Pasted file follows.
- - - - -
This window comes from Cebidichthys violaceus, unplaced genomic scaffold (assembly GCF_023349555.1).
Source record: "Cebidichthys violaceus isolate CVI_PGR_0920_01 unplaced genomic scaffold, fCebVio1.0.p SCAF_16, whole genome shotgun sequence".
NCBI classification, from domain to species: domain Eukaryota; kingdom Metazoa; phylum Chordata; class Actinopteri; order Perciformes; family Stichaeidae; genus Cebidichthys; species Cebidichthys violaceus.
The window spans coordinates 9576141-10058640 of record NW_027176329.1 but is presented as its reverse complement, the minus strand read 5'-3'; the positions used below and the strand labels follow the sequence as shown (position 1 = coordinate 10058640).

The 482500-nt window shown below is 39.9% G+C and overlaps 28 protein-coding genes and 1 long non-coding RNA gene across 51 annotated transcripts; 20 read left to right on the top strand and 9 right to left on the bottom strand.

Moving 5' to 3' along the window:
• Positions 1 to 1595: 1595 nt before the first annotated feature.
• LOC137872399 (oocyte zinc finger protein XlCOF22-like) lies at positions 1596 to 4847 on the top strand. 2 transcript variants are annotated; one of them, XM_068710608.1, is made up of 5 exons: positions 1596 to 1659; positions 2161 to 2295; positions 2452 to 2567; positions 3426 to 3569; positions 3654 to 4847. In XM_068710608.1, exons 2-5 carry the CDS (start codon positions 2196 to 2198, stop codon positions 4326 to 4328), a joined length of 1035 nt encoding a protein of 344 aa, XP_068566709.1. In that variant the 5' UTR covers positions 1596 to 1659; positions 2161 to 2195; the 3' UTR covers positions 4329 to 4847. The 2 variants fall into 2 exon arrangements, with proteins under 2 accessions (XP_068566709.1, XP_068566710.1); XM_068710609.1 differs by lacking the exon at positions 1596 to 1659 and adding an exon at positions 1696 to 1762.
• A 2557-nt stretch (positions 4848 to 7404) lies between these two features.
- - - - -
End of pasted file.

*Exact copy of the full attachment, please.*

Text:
This window comes from Cebidichthys violaceus, unplaced genomic scaffold (assembly GCF_023349555.1).
Source record: "Cebidichthys violaceus isolate CVI_PGR_0920_01 unplaced genomic scaffold, fCebVio1.0.p SCAF_16, whole genome shotgun sequence".
NCBI classification, from domain to species: domain Eukaryota; kingdom Metazoa; phylum Chordata; class Actinopteri; order Perciformes; family Stichaeidae; genus Cebidichthys; species Cebidichthys violaceus.
The window spans coordinates 9576141-10058640 of record NW_027176329.1 but is presented as its reverse complement, the minus strand read 5'-3'; the positions used below and the strand labels follow the sequence as shown (position 1 = coordinate 10058640).

The 482500-nt window shown below is 39.9% G+C and overlaps 28 protein-coding genes and 1 long non-coding RNA gene across 51 annotated transcripts; 20 read left to right on the top strand and 9 right to left on the bottom strand.

Moving 5' to 3' along the window:
• Positions 1 to 1595: 1595 nt before the first annotated feature.
• LOC137872399 (oocyte zinc finger protein XlCOF22-like) lies at positions 1596 to 4847 on the top strand. 2 transcript variants are annotated; one of them, XM_068710608.1, is made up of 5 exons: positions 1596 to 1659; positions 2161 to 2295; positions 2452 to 2567; positions 3426 to 3569; positions 3654 to 4847. In XM_068710608.1, exons 2-5 carry the CDS (start codon positions 2196 to 2198, stop codon positions 4326 to 4328), a joined length of 1035 nt encoding a protein of 344 aa, XP_068566709.1. In that variant the 5' UTR covers positions 1596 to 1659; positions 2161 to 2195; the 3' UTR covers positions 4329 to 4847. The 2 variants fall into 2 exon arrangements, with proteins under 2 accessions (XP_068566709.1, XP_068566710.1); XM_068710609.1 differs by lacking the exon at positions 1596 to 1659 and adding an exon at positions 1696 to 1762.
• A 2557-nt stretch (positions 4848 to 7404) lies between these two features.